I received an email late last night or in my case early this morning from one of my strong readers, I will not share his or her name but I do want to share this short, yet important email.
I recently started college and am really busy all the time. The pain is not stopping me from doing anything, yet I always feel so morose and dispirited because of the pain. How do you fight against that? I feel like that no matter what I do the pain dampers everything else and leaves me miserable.
Being a teenager or young adult with an invisible illness is basically a living hell. A hell I lived in and thankfully was able to come to the other side of but like the person who wrote this email, I used to feel the same way. I wanted to do everything and before I moved to Colorado where I hit my rock bottom I did do everything. I was in a college about two hours from home studying to be a teacher. I got very high grades and tried to participate in everything I could. I fought against the pain from trying to push myself as hard as possible and by spending a great majority of time searching for a cure. I fought and fought and fought the pain: it was a battle back then I thought I could win but like the email above says I was miserable and this cycle of pushing and fighting took me down a spiral until I did end up hitting rock bottom and gave up on life. I dropped out of school despite my good grades and dreams, I flew to Colorado and spent more than a year partying just to numb both the physical and emotional pain my invisible illness had beat me with. I then hit my rock, rock bottom and most of you know this but ended up, unwillingly going to the Pain Rehab Center in Minnesota where I learned to accept and manage pain naturally. I also learned that there is no way to fight pain, you must accept it and release your grasp of trying to do everything. It is a hard lesson to learn and practice at first, it took me a good year to see that I was still worthy even if I had to put my health first and slow down. It is not who won: the pain or Jessica: life is not a game. The more you fight and focus on pain the worse pain gets. This I know to be fact and it is a tough pill to swallow because we want to be able to do it all. The secret is this: we can do it all just not at the pace we would like to. As John Green writes: “That is the thing about pain, it demands to be felt.” But does it?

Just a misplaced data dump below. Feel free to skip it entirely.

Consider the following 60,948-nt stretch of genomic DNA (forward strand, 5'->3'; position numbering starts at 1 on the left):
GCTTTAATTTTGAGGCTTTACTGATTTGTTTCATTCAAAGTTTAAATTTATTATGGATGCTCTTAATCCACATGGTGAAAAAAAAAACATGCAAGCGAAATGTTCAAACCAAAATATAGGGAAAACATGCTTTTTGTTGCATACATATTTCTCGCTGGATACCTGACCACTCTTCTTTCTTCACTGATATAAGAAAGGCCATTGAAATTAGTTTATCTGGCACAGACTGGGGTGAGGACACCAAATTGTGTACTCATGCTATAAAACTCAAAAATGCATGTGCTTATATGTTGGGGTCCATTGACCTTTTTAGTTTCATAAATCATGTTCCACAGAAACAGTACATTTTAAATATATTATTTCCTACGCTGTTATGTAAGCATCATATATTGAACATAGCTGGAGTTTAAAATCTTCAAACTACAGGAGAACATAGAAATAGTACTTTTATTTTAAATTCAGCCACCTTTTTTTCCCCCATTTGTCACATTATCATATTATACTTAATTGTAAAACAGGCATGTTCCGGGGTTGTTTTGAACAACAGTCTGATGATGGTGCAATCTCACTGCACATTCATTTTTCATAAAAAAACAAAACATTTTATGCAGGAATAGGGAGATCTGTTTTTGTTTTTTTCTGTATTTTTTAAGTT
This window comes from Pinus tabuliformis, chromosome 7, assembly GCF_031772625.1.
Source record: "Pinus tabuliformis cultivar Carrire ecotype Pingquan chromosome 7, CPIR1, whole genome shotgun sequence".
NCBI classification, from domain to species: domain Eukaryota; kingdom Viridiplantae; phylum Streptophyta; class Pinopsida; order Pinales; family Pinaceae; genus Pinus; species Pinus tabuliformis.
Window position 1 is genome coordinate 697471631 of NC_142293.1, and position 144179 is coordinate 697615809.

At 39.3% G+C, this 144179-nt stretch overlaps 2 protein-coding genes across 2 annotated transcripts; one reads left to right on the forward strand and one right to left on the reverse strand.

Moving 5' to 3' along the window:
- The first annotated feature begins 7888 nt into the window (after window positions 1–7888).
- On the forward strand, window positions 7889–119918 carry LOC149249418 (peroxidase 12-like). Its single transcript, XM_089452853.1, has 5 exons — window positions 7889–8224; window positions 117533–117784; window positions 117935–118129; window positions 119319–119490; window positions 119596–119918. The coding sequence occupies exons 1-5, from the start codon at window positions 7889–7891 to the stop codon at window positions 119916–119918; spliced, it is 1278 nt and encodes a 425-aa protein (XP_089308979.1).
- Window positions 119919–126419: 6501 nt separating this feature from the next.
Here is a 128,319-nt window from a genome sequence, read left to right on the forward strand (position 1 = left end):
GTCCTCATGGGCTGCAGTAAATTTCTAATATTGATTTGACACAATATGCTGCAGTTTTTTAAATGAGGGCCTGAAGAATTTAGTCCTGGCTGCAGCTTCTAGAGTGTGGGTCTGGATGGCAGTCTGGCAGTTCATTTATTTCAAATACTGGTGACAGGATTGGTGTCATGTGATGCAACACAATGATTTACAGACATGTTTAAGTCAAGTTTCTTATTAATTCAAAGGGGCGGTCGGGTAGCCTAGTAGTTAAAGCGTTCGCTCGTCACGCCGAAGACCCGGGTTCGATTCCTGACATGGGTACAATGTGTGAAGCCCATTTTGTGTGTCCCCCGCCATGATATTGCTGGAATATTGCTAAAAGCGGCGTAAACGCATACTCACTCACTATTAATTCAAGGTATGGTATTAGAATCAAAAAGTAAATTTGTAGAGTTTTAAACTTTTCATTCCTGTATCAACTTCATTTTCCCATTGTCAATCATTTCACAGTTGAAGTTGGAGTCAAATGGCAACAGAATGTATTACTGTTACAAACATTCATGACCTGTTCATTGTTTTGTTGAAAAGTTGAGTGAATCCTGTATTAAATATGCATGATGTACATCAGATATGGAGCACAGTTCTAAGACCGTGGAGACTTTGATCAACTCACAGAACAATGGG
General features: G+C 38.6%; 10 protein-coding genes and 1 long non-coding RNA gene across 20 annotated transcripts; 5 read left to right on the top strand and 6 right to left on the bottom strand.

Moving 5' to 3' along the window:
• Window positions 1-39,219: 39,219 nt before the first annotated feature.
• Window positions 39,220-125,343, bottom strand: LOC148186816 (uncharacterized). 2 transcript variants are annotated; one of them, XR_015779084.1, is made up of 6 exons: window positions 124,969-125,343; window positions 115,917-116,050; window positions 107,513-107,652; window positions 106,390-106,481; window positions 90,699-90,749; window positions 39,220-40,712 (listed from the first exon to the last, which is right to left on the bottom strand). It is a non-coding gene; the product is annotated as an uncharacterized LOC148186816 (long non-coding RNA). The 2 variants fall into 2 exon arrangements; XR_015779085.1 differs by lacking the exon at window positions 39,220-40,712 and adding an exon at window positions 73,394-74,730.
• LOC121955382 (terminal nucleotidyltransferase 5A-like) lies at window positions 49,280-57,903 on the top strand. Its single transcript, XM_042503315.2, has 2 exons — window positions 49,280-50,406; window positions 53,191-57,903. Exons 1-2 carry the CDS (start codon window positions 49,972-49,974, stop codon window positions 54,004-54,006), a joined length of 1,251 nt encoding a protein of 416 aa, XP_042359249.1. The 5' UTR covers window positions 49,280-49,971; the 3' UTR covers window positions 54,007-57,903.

What is more important: getting amazing grades, doing awesome at sports, trying to be perfect (many people with chronic pain, including myself are perfectionists, it helps one to control what chronic pain has taken from us) or slowing down, learning how to manage chronic pain and find happiness. I am living proof that one can slow down, live with chronic pain without treatment and achieve each goal one pre-bike accident, pre-chronic pain. However, the path is least resistance and it is tremendously difficult to realize you cannot fight against the pain. Acceptance and the work it takes to focus on one’s health and management of chronic pain can take a long time. I understand more than anyone why this reader (who I beyond strong) is miserable. She is doing everything she loves yet pain has taken over and she is miserable. My advice to everyone is to not fight the pain: you will lose. You are not less than because of your invisible illness. You are not less than if you take three courses instead of five or live a very healthy, simple life. Once you see that, and believe that you will achieve exactly what you thought you were going to have to fight against for the rest of your life.